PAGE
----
Maharashtra is arguably India’s richest and most industrialised State, but it is over a decade since its politicians showed any sign that they understood its strengths or made any effort to develop them for the greater public good.
On March 22, State Finance Minister Jayant Patil surprised us all. There were no fresh taxes to fund its bankruptcy. Instead, carefully targeted tax cuts were aimed at nurturing the Maharashtra’s advantage of having as its capital India’s financial nucleus and the most coveted business destination.
Among other things, Patil announced a steep 95 per cent slash in stamp duty on trading in government securities, a 90 per cent cut in stamp duty on commodity market transactions, a 50 per cent cut in stamp duty on housing mortgages up to Rs 10 lakh and a tax holiday on housing loans of Rs one lakh. It also included a Rs 1,000 crore allocation for Mumbai’s development, rehabilitation programme for the poor and interest-free housing loans for those below the poverty line.
If all works well, Mumbai could even look at developing into an offshore financial centre, as has been proposed from time to time.
Interestingly, signs of change are not restricted to the budget alone. An eight-year old project - the Multi-Modal International Passenger and Cargo Hub Airport at Nagpur (MIHAN) - aimed at developing the Vidharbha region shows real signs of takeoff. Part of the reason for MIHAN’s new credibility is that the State has put the formidable R.C. Sinha in charge of a special purpose vehicle called the Maharashtra Airport Development Company Ltd. (MADCL) to implement the project.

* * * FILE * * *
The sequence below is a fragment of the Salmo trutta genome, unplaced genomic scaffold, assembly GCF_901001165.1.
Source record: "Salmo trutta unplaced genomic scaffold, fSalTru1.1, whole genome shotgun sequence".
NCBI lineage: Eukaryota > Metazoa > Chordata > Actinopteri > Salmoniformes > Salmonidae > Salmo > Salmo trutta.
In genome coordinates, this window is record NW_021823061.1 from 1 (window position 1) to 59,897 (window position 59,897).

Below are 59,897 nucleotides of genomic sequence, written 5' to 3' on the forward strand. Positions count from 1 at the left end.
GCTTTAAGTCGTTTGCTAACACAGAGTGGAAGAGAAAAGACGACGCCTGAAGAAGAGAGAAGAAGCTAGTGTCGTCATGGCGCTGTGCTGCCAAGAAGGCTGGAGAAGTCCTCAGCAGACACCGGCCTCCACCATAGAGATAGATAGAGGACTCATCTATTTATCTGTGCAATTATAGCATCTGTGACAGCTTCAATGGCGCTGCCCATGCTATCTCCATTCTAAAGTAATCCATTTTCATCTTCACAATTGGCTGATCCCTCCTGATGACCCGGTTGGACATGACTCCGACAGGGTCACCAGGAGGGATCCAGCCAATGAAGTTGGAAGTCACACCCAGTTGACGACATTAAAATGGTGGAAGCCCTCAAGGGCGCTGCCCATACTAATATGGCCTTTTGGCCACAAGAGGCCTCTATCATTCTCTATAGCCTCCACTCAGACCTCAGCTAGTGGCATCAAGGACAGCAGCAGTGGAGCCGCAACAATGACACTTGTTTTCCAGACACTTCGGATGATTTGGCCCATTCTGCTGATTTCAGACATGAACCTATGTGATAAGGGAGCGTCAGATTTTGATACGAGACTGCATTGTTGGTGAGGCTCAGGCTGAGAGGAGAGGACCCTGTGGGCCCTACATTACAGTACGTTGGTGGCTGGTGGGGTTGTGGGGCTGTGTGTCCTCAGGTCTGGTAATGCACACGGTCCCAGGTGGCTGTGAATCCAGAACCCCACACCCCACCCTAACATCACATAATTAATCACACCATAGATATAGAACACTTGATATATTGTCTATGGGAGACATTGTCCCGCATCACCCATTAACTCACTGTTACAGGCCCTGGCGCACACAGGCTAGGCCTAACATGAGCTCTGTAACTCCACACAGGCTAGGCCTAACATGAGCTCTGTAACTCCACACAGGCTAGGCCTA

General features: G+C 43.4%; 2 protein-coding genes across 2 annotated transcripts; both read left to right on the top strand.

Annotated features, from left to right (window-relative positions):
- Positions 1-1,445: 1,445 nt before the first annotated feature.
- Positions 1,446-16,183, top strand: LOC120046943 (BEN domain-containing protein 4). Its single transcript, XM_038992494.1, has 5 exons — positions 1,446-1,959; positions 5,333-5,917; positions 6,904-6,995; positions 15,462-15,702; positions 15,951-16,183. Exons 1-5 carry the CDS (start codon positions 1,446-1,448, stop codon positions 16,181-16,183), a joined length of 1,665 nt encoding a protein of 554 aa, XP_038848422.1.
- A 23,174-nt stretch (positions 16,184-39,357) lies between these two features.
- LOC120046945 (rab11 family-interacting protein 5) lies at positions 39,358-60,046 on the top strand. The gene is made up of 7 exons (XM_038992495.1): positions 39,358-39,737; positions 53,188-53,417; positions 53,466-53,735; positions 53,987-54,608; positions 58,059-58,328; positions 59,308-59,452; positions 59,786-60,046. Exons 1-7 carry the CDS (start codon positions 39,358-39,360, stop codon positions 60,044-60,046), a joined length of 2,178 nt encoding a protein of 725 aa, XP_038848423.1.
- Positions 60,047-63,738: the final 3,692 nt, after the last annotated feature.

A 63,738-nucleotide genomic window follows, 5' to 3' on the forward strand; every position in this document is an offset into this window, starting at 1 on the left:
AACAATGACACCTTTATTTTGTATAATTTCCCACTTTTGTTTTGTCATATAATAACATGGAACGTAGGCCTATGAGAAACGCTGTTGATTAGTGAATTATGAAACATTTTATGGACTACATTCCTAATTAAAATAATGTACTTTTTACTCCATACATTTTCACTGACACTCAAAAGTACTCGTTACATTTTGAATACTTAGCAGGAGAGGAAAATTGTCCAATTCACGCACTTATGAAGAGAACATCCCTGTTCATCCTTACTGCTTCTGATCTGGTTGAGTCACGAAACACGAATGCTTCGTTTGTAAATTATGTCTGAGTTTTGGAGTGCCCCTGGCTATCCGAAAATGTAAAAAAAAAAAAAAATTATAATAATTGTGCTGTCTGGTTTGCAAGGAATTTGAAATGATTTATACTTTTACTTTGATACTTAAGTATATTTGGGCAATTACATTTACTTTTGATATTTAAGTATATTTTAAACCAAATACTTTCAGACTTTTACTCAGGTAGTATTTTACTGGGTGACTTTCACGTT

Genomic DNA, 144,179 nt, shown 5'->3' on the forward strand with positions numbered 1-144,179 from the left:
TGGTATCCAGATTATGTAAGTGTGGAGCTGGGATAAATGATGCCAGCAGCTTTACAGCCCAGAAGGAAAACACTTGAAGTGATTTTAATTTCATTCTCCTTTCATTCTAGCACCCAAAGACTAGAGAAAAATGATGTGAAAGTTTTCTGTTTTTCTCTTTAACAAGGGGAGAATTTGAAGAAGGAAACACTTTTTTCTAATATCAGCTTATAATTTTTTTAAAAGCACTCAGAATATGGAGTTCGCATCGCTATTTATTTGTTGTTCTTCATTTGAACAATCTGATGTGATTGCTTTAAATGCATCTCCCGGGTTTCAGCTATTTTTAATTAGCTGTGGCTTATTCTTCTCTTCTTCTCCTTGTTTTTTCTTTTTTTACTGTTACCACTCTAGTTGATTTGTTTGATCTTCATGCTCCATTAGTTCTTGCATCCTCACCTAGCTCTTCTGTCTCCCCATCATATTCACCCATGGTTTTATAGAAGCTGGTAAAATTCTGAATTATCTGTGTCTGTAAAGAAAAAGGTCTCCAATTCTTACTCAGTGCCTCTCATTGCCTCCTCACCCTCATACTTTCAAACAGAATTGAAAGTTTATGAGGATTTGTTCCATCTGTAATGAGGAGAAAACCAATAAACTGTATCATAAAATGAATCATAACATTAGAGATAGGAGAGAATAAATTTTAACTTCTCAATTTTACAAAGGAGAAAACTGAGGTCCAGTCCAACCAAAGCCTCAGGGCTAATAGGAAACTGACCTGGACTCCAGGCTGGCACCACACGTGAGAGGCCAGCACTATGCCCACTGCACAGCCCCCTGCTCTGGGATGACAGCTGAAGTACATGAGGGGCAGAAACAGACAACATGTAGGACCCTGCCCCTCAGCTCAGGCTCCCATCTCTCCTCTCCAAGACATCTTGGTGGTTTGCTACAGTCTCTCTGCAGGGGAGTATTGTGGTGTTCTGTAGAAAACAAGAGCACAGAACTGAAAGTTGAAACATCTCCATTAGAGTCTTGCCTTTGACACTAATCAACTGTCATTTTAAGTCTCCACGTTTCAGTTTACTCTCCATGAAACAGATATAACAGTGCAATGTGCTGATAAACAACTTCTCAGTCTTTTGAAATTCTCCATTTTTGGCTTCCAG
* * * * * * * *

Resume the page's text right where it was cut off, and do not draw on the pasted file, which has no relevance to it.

Sinha is man who gets things done and was responsible for the development of Navi Mumbai (as chief of CIDCO), the Mumbai-Pune Expressway and the 40-odd flyovers that saved Mumbai from mindless traffic congestion. His return to Maharashtra is itself significant. During the Congress-NCP government’s previous, lacklustre term, it had little use for Sinha’s proven expertise; but he was quickly snatched up by then Andhra Pradesh Chief Minister Chandra Babu Naidu and also wooed by the Goa and West Bengal governments.
On the face of it, MIHAN seems like a pipe dream. There are grand plans, but little money. How will a cash-strapped state finance the project? MIHAN has been provided a meagre Rs 500 crore for land acquisition. And why would aircraft want to stop over at Nagpur, despite its unique location at the very centre of the country, unless it is developed? The only thing in MIHAN’s favour is Sinha’s track record of project implementation and the 3310 hectares of land to be acquired for the project. That is just enough to get it started.
Sinha is aware of the hurdles. “Aircraft won’t come to Nagpur simply because we have an airport”, he says. So he will focus on a world-class project drawn up by a team of Indian and International consultants to leverage Nagpur’s extraordinary road and rail connectivity to drive passenger and cargo traffic to Nagpur. Ironically, 280 aircraft overfly Nagpur every day guided by its Air Traffic Controller, so an international airport at Nagpur (declared by the BJP government in 2004) and a cargo hub is not really so far fetched.